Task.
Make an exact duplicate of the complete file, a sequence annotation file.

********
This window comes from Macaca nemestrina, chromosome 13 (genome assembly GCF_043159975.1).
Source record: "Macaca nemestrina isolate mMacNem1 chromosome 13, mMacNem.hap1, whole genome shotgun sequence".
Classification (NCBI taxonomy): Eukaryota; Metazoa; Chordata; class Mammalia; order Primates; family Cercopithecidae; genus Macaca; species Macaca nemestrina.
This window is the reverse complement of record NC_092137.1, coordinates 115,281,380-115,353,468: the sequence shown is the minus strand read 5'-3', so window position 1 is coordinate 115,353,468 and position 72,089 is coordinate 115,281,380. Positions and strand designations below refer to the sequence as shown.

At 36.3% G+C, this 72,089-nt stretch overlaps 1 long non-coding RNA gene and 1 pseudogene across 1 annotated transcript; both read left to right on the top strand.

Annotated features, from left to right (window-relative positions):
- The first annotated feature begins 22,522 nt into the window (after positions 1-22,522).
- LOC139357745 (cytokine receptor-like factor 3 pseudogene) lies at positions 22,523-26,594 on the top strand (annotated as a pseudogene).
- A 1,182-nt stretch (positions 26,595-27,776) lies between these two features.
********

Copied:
This window comes from Macaca nemestrina, chromosome 13 (genome assembly GCF_043159975.1).
Source record: "Macaca nemestrina isolate mMacNem1 chromosome 13, mMacNem.hap1, whole genome shotgun sequence".
Classification (NCBI taxonomy): Eukaryota; Metazoa; Chordata; class Mammalia; order Primates; family Cercopithecidae; genus Macaca; species Macaca nemestrina.
This window is the reverse complement of record NC_092137.1, coordinates 115,281,380-115,353,468: the sequence shown is the minus strand read 5'-3', so window position 1 is coordinate 115,353,468 and position 72,089 is coordinate 115,281,380. Positions and strand designations below refer to the sequence as shown.

At 36.3% G+C, this 72,089-nt stretch overlaps 1 long non-coding RNA gene and 1 pseudogene across 1 annotated transcript; both read left to right on the top strand.

Annotated features, from left to right (window-relative positions):
- The first annotated feature begins 22,522 nt into the window (after positions 1-22,522).
- LOC139357745 (cytokine receptor-like factor 3 pseudogene) lies at positions 22,523-26,594 on the top strand (annotated as a pseudogene).
- A 1,182-nt stretch (positions 26,595-27,776) lies between these two features.